Culture Collections

How culture collections can assist responses to emerging disease

 

Zika image

 

 

Diagnosis of viral infections is often achieved by testing clinical samples using molecular methods such as PCR and sequencing, or serology to detect circulating antibodies. Although these methods are relatively fast, inexpensive, and straightforward, they are targeted to specific pathogens, and can miss unexpected causes. You can only find what you look for. In contrast, although viral isolation is time-consuming and can require high biocontainment, it remains an essential aspect of a public health response. Biological material such as live virus is needed to develop and validate molecular and serological tests that are then used to detect and diagnose on a wider scale. Live virus is also needed to develop therapeutics, as challenge material in pre-clinical vaccine trials, and to conduct basic research into pathogenesis, transmission and vector competence. Therefore virus isolation is essential to increase preparedness for emerging diseases.

All these research and development activities require collaboration and sharing of virus strains between many participants, not just within the isolating laboratory. In addition, sharing of biological material is often required by publishers and funders. Unfortunately, transferring infectious material between scientific institutions has a high administrative burden. For example import and export licences and material transfer agreements may be required for each transfer. Dual-use, environmental, animal and plant pathogen regulations and intellectual property rights may also need to be navigated. Investigators may also be concerned about potential loss of characteristics or cross-contamination followed by onward transfer to third parties, which could lead to potential reputational damage for the originating institution. Finally, actual shipment of infectious cultures requires specialist knowledge of dangerous goods packing and shipping regulations. Delegating sharing to NCPV, by depositing your strain with us, addresses all of these concerns.

In Culture Collections of PHE, we have expertise in logistics and dispatch of dangerous goods. Our standard Terms & Conditions replace most material transfer agreement (MTA) requirements, and when a contract is still required we have a dedicated Business Development team. Intellectual property rights are retained by the depositor, and we have an accredited quality management system in place to authenticate every batch before it is released for supply.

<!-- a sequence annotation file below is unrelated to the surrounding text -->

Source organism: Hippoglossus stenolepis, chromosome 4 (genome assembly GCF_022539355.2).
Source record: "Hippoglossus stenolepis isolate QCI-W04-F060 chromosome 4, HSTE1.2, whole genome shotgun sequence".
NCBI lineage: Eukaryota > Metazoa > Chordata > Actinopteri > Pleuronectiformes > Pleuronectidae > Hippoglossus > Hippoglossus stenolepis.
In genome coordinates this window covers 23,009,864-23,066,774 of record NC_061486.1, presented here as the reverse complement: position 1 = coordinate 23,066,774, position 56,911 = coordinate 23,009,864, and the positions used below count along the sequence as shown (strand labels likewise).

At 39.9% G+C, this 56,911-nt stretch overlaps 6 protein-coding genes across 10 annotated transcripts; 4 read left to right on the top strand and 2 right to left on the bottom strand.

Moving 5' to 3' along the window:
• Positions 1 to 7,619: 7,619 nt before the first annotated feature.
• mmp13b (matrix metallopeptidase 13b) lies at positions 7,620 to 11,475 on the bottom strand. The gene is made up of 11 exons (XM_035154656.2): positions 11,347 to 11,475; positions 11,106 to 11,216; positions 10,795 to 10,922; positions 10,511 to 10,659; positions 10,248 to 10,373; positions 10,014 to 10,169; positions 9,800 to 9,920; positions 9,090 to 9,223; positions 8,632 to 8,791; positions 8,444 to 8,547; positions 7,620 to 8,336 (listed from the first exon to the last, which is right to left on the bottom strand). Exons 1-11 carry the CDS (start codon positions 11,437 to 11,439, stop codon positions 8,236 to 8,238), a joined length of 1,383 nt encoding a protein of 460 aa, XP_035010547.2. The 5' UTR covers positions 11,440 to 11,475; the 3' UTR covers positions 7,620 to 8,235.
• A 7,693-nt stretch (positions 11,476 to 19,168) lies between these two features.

Depositing with NCPV helps recipient researchers obtain material rapidly too. In cases of unusual, poorly studied or neglected pathogens, it can be difficult for end-users intending to validate a multiplex assay or perform basic research, to track down multiple specialist labs who may hold the strain of interest via their publication histories. Therefore it is more expedient to source all their material from a single well-known supplier. They can also be assured that the strains are independently authenticated, rather than risk using potentially misidentified strains.

 

 Culture Collections: A one stop shop

 Culture Collections Public Health Response 

 

Although deposits can be made at any time, ideally they would be made before an outbreak occurs. This allows time for many of the required permits to be obtained, and physical stock of virus batches are prepared and quality controlled before high-throughput dispatch is required. As an example, Zika virus strain MP1751 was held at Porton Down since 1962. In 2013 a freezer was being cleared of unwanted material, but a vial of the then-obscure Zika virus was wisely deposited with NCPV. In 2015 patients started testing positive for Zika virus in Brazil, and a ProMed alert prompted NCPV to prepare a batch of virus and establish authentication protocols. In November our local diagnostic laboratory asked us for a sample of Zika virus as they were required to start testing travellers returning to the UK from South America. Shortly afterwards a batch was available for supply, and NCPV was the only source in the world of authenticated Zika virus. When the World Health Organisation declared the Zika virus outbreak a Public Health Emergency of International Concern in February 2016, laboratories all over the world required live Zika virus in order to develop and validate surveillance and screening tests. As growth protocols had already been established the previous year, NCPV stocks were easily replenished with no real interruption to supply.

 

Zika virus deposit timeline

 Zika timeline

 

A study recently published by the Johns Hopkins Centre for Health Security identified that respiratory-transmissible RNA viruses were most likely to cause a global pandemic, but other possibilities should not be ignored. The World Health Organisation blueprint for disease priorities includes Disease X, the acknowledgment that a pandemic may be caused by a pathogen currently completely unknown.

 

In summary,

  • Live pathogens are needed for preparedness and response to emerging diseases
  • Sharing of biological material is necessary, but requires a lot of administration
  • Depositing strains with NCPV allows faster, more efficient sharing
  • Deposits can be made before, during or after an outbreak
  • Pandemics cannot be accurately predicted, so a broad range of pathogens should be continuously deposited, as part of an effective ongoing surveillance program

 

To learn about the process of depositing, visit  How to deposit strains with NCPV.

 

Reference

“The Characteristics of Pandemic Pathogens” by Johns Hopkins Center for Health Security www.centerforhealthsecurity.org/our-work/pubs_archive/pubs-pdfs/2018/180510-pandemic-pathogens-report.pdf

 

Written by Karen Buttigeig, NCPV Lead

January 2019

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